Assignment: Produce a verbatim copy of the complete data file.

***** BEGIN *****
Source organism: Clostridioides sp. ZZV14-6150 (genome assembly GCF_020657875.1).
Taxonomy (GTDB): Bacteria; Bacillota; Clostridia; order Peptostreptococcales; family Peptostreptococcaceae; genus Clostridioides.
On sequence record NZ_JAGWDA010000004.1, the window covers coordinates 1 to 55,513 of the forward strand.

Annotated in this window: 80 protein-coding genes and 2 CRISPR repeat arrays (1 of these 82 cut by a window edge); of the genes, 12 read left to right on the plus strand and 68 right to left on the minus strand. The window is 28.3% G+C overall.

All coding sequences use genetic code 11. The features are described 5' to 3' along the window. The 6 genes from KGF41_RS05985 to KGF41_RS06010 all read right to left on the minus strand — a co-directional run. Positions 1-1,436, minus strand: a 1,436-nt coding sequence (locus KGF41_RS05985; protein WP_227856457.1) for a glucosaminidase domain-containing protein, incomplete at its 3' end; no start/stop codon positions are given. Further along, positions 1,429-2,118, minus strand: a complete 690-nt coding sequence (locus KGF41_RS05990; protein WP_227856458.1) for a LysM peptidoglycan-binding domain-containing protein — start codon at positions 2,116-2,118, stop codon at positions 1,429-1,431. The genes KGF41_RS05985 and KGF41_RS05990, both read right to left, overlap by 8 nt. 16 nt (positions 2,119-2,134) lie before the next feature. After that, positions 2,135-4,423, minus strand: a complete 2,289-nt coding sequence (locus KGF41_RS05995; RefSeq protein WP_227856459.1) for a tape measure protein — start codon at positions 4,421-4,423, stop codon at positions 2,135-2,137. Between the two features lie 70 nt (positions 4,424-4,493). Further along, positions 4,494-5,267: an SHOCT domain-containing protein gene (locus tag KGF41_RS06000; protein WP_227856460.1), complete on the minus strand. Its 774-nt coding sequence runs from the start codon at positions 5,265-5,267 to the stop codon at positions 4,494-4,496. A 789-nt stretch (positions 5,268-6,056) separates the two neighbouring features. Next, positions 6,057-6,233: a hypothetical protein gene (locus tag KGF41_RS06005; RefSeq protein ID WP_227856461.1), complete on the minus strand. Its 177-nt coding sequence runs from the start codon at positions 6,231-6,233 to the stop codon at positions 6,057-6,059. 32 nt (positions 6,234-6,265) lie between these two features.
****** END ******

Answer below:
Source organism: Clostridioides sp. ZZV14-6150 (genome assembly GCF_020657875.1).
Taxonomy (GTDB): Bacteria; Bacillota; Clostridia; order Peptostreptococcales; family Peptostreptococcaceae; genus Clostridioides.
On sequence record NZ_JAGWDA010000004.1, the window covers coordinates 1 to 55,513 of the forward strand.

Annotated in this window: 80 protein-coding genes and 2 CRISPR repeat arrays (1 of these 82 cut by a window edge); of the genes, 12 read left to right on the plus strand and 68 right to left on the minus strand. The window is 28.3% G+C overall.

All coding sequences use genetic code 11. The features are described 5' to 3' along the window. The 6 genes from KGF41_RS05985 to KGF41_RS06010 all read right to left on the minus strand — a co-directional run. Positions 1-1,436, minus strand: a 1,436-nt coding sequence (locus KGF41_RS05985; protein WP_227856457.1) for a glucosaminidase domain-containing protein, incomplete at its 3' end; no start/stop codon positions are given. Further along, positions 1,429-2,118, minus strand: a complete 690-nt coding sequence (locus KGF41_RS05990; protein WP_227856458.1) for a LysM peptidoglycan-binding domain-containing protein — start codon at positions 2,116-2,118, stop codon at positions 1,429-1,431. The genes KGF41_RS05985 and KGF41_RS05990, both read right to left, overlap by 8 nt. 16 nt (positions 2,119-2,134) lie before the next feature. After that, positions 2,135-4,423, minus strand: a complete 2,289-nt coding sequence (locus KGF41_RS05995; RefSeq protein WP_227856459.1) for a tape measure protein — start codon at positions 4,421-4,423, stop codon at positions 2,135-2,137. Between the two features lie 70 nt (positions 4,424-4,493). Further along, positions 4,494-5,267: an SHOCT domain-containing protein gene (locus tag KGF41_RS06000; protein WP_227856460.1), complete on the minus strand. Its 774-nt coding sequence runs from the start codon at positions 5,265-5,267 to the stop codon at positions 4,494-4,496. A 789-nt stretch (positions 5,268-6,056) separates the two neighbouring features. Next, positions 6,057-6,233: a hypothetical protein gene (locus tag KGF41_RS06005; RefSeq protein ID WP_227856461.1), complete on the minus strand. Its 177-nt coding sequence runs from the start codon at positions 6,231-6,233 to the stop codon at positions 6,057-6,059. 32 nt (positions 6,234-6,265) lie between these two features.